The AK was to be the submachine gun. Keep in mind that the Soviets issued SMGs more widely than was the practice in Western countries. They saw them as weapons intended to provide fire superiority in the final phases of an assault. This is the reason they had picked the 7.62 x 25mm pistol cartridge as their standard SMG round (and so used in their pistol as well), it gave a bit better range than 9mm. During the trials in which the AK took part the PPSh-41 SMG was included for comparison purposes because that was the weapon the that the AK (among other entrants) would be replacing.

There is known to have been a requirements document, but I'm not aware of anyone who has been able to find it. It seems reasonable however to assume that if the AK was supposed to be an SMG then the primary mode of fire was intended to be full automatic, which may have possibly influenced making "auto" the first selector position. This is speculation on my part however, and the early prototypes of the AK actually had separate small safety and auto selectors on the left side above and ahead of the trigger.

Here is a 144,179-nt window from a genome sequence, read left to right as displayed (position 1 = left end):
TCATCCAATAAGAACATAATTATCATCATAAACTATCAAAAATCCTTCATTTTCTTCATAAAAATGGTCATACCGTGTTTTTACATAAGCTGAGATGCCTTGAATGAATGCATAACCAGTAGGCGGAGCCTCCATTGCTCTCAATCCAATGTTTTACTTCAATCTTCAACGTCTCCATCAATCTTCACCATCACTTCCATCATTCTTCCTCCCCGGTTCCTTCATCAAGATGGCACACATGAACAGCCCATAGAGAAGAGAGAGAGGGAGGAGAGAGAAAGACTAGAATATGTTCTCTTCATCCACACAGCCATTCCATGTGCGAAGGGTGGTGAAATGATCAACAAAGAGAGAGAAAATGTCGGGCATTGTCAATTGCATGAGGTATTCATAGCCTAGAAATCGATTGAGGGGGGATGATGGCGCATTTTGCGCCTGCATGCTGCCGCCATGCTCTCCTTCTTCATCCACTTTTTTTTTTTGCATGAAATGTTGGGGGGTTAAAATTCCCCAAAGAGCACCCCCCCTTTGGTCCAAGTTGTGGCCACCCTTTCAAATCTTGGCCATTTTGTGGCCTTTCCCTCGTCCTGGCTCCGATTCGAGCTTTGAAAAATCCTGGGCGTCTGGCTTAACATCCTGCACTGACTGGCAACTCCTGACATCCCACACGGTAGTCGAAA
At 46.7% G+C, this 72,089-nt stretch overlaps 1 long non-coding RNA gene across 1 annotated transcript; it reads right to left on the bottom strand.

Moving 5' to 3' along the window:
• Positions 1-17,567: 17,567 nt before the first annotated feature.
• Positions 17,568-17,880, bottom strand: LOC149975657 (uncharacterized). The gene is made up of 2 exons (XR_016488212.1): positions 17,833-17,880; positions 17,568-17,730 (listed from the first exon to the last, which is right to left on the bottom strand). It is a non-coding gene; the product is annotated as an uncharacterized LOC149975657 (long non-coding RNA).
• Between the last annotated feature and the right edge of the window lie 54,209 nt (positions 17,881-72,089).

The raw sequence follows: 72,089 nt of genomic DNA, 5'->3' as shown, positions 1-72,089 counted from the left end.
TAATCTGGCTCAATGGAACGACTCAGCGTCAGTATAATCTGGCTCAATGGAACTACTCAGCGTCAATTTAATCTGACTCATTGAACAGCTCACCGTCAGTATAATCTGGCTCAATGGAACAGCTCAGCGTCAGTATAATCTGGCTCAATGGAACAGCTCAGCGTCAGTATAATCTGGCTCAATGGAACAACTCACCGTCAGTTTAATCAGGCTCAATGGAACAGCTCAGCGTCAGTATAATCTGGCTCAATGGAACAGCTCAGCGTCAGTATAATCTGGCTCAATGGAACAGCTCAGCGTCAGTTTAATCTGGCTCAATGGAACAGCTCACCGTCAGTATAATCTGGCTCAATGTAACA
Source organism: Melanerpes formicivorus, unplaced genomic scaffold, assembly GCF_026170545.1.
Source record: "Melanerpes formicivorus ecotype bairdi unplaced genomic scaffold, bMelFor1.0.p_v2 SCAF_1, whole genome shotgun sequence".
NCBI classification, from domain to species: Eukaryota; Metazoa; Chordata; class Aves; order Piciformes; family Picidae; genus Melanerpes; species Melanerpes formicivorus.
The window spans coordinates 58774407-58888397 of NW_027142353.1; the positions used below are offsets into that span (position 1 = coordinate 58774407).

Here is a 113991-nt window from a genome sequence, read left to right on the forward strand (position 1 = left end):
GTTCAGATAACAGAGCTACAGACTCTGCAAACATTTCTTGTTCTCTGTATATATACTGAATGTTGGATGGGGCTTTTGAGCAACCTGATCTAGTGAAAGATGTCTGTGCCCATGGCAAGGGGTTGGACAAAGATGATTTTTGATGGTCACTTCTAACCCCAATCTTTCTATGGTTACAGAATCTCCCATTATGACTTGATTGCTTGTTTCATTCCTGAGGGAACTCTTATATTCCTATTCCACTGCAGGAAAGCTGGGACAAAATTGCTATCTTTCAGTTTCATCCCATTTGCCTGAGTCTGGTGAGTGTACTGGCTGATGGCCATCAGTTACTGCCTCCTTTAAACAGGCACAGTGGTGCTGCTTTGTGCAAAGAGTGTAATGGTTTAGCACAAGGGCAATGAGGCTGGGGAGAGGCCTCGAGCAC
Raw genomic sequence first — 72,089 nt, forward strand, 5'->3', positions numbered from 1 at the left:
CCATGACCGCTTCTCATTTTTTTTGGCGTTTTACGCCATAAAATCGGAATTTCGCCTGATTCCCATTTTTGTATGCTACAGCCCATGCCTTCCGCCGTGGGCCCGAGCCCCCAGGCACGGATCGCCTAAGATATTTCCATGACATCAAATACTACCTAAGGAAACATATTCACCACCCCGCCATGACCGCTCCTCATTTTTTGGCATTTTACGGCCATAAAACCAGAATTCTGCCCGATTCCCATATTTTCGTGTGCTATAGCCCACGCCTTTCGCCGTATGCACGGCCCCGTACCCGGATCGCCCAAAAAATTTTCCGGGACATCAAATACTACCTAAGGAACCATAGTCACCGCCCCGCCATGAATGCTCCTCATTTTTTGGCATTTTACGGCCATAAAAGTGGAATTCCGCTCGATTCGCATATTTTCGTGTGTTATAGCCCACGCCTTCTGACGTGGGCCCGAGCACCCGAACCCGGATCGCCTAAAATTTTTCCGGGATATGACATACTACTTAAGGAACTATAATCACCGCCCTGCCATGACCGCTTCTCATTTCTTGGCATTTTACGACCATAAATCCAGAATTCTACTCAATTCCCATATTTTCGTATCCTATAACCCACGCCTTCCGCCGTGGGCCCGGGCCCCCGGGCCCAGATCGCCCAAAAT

Some time later after acceptance, it was decided to make the AK the standard rifle rather than just an SMG, so the SKS was retired from front line service and everyone got an AK. Again, I haven't seen any one able to cite primary source documents on why this decision was made.

While it may seem obvious to us now that everyone should be given an "assault rifle" (or "avtomat" in Russian terms), that wasn't obvious in the 1940s when this design work was going on. It was it seems only later that someone asked why they needed two different weapons when one could do both jobs.
 
JAS terror group in Nigeria

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Members of the South African Defence Force patrol their area in Alexandra township, Johannesburg:

SADF.jpg


It looks as though the lad at the front has even eaten his boot polish. His mates are 'socially distancing' to avoid being eaten by him as well.